Upon first glance, Tony and Clyde instantly reminded me of Kane and Lynch: Dead Men. Especially Tony, who is almost Lynch’s doppelganger. However, what we have here instead is a straightforward shooter, which could also just about be described as an action and adventure game.
Titular criminals Tony and Clyde are described as not being “simple thugs from the streets”. This is rather ironic, as the gameplay is perfectly summed up by this quote. Despite an edgy looking cover, this book is severely lacking in substance.
The game is made up of several chapters which are split up by cutscenes. You learn about both lead characters through these, but to be honest the more I saw of them the less I liked them. I’m not particularly sensitive, but the dialogue is littered with gratuitous foul language seemingly for the sake of it. As a result the cutscenes felt too long and chatty, adding nothing to a pretty common story about small-time crooks trying to make it big.
Although stylised, Tony and Clyde looks pretty average truth be told. The hand-drawn, 2D cutscenes stand out in their own way, but the in-game engine looks as if it could have easily run on consoles from a couple of generations ago. Your character will also shout the same couple of lines of dialogue over and over again which gets irritating very quickly indeed.
Tony and Clyde plays from a third person perspective. The left thumbstick moves your character, and the right is used to aim your weapon. Rather oddly however, RT swaps your weapon and RB fires it which is the opposite way around from nearly every other shooter. This sounds like a minor issue, but old habits die hard and when you press the wrong button, you’ll be instantly punished with death. Even when you do press the right button, aiming is so horribly inaccurate it’s better to just spray bullets and hope for the best.
The fixed camera which follows you is also somewhat frustrating, as offscreen enemies will often get the drop on you. You’ll blunder into gunfire and get shot down almost immediately. You can dodge by hitting LB, but you’ll need super sharp reactions to beat the bullets travelling towards you if caught by surprise.
Each chapter is very linear, there are no items to collect or incentives for taking out every enemy you cross paths with. However, you cannot simply leg it for the finish line because it doesn’t take much to kill you. Dodging works a lot of the time but is no guarantee of survival, especially when you are surrounded. Enemies will slowly pursue you in a Terminator-like fashion whilst endlessly spraying bullets in your direction.
If you manage to get close to, or sneak up on, an enemy then you will quickly whip out your knife to execute them. As you do horrendous lag kicks in until the sequence has finished, and this happens every time. You can also get shot through walls, and scrolling up and down through the main menu is inverted for some unknown reason. It’s safe to say Tony and Clyde has its fair share of rough edges.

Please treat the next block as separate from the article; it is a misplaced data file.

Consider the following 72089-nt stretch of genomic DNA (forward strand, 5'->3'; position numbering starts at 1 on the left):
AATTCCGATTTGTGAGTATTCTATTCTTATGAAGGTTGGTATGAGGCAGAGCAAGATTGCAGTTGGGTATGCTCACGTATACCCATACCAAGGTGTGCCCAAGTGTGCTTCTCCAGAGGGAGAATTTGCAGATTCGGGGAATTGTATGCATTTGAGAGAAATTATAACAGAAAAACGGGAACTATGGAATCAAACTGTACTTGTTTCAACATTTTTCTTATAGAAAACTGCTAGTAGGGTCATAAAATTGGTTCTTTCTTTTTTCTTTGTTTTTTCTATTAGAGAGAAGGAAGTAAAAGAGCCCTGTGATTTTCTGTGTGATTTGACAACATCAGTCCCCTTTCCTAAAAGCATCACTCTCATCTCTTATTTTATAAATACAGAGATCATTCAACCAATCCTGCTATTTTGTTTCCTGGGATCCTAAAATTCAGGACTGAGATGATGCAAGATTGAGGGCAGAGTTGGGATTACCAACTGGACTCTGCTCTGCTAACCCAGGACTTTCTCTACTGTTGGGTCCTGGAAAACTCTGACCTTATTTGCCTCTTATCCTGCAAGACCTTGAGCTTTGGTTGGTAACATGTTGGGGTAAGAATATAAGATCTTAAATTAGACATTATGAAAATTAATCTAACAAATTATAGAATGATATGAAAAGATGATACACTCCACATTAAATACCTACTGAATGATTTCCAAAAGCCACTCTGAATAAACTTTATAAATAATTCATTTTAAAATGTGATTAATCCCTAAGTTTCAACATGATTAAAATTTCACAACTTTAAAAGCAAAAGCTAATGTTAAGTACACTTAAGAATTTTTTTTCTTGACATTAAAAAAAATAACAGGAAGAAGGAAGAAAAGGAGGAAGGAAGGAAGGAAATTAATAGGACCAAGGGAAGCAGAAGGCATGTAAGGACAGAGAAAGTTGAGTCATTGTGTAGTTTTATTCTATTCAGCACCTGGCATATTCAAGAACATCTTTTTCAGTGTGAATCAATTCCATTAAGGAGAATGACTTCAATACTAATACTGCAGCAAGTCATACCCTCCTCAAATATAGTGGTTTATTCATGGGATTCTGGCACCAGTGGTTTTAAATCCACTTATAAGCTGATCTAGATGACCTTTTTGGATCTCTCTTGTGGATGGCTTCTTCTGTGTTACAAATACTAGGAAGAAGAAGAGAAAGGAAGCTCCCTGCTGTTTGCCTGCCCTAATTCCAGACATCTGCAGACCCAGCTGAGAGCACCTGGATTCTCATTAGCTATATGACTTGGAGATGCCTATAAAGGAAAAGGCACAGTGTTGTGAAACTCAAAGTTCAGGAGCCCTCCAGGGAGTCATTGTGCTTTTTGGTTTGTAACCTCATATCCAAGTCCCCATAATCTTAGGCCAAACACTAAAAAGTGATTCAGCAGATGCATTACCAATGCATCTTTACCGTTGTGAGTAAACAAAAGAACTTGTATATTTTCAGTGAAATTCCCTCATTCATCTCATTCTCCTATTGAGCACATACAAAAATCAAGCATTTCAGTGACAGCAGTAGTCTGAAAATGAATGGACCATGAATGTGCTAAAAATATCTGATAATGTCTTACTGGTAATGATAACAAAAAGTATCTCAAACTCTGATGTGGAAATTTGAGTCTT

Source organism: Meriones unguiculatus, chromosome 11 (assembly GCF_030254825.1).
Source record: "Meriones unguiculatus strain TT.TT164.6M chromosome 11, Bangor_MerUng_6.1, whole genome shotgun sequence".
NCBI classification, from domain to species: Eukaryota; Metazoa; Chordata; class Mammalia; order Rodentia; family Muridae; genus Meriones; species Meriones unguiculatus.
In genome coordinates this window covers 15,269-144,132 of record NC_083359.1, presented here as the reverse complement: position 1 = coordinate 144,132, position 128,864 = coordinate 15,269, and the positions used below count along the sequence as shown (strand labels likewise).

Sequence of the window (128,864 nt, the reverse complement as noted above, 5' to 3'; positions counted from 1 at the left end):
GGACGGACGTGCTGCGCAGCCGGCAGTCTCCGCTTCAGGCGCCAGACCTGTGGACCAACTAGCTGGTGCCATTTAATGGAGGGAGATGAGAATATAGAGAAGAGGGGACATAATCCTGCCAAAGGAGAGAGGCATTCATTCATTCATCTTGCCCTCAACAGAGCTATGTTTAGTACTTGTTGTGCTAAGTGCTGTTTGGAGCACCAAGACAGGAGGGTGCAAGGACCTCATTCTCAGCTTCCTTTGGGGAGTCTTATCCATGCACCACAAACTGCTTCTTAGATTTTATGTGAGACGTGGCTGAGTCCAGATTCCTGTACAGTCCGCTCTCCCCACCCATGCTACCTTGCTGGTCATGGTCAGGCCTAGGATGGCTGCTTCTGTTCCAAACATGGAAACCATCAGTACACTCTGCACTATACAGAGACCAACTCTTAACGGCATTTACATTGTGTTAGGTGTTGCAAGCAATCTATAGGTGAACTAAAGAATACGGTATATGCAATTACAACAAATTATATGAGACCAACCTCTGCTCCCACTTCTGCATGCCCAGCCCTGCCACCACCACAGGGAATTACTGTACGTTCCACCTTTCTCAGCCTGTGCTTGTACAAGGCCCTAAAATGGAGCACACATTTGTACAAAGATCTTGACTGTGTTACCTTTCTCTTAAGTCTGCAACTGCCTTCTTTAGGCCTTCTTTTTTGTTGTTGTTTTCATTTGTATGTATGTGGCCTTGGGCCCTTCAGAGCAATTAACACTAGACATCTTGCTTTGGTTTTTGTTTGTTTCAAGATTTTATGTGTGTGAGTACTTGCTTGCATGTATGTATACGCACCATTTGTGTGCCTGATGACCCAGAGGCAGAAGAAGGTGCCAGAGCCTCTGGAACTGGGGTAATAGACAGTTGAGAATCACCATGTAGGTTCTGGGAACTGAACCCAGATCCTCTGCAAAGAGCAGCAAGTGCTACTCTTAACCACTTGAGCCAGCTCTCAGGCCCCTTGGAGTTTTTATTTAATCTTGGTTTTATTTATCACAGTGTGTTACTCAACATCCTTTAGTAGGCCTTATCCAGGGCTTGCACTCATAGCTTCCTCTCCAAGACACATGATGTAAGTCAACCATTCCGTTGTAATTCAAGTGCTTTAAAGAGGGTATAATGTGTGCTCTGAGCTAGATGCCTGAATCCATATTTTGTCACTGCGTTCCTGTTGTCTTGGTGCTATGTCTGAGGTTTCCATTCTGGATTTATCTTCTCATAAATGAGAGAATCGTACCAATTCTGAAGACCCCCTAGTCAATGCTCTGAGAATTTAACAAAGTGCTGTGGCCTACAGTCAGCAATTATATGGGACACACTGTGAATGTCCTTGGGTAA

At the end of each chapter you’ll usually come across a more powerful enemy who takes an awful lot of bullets to put down. This feels especially unfair as if you take just a few hits you’ll have to restart from the last checkpoint (which despite being frequent don’t feel nearly frequent enough). Their health bar is also confusing, at first looking like it’s been depleted before requiring you to “fill” it rather than empty it like in the traditional sense. These encounters are a real grind, and before long your hands will feel the strain.
As a result, surviving feels like a lottery. You essentially end up firing at your enemies whilst rolling around like a hyperactive gymnast in the blind hope of surviving, only to repeat the process numerous times which turns into a repetitive, anger inducing death filled groundhog day.
You can make some use of explosive scenery, but be careful not to take yourself down in the process. Put bluntly, you’ll die a lot in Tony and Clyde. This isn’t an issue in itself, but because it feels like you have little to no control it sucks the fun out of the game. I suppose this means you could describe the game as difficult, but it far from delivers an enjoyable challenge.
The only sense of progression in Tony and Clyde comes from unlocking new weapons as you play. This is achieved by killing the “juice man” in each level, which is a slang term for a loan shark. However, they either like fancy dress or are literally human juice cartons here; for reasons which I don’t wish to ponder on.
You can customise your loadouts with new weapons which may make things a tad easier, but offer no substantial difference to the gameplay. You can also switch between playing as Tony or Clyde in the same menu. Don’t choose this from the pause menu mid-game however, because you’ll lose your chapter progress without any warning.
What really cements my opinion on Tony and Clyde is the price. It will set you back an extortionate £16.74. There is no dressing it up, it’s far too expensive for what it is.
The good news is that it’s ridiculously easy to earn all 1000G in Tony and Clyde. The Gamerscore is thrown at you for essentially doing two things; shooting and dying. There is no better metaphor for this game than that.
Tony and Clyde is a frustrating, repetitive and, frankly, offensive game. I can’t in all good faith recommend it.
Tony and Clyde is available from the Xbox Store for Xbox One and Xbox Series X|S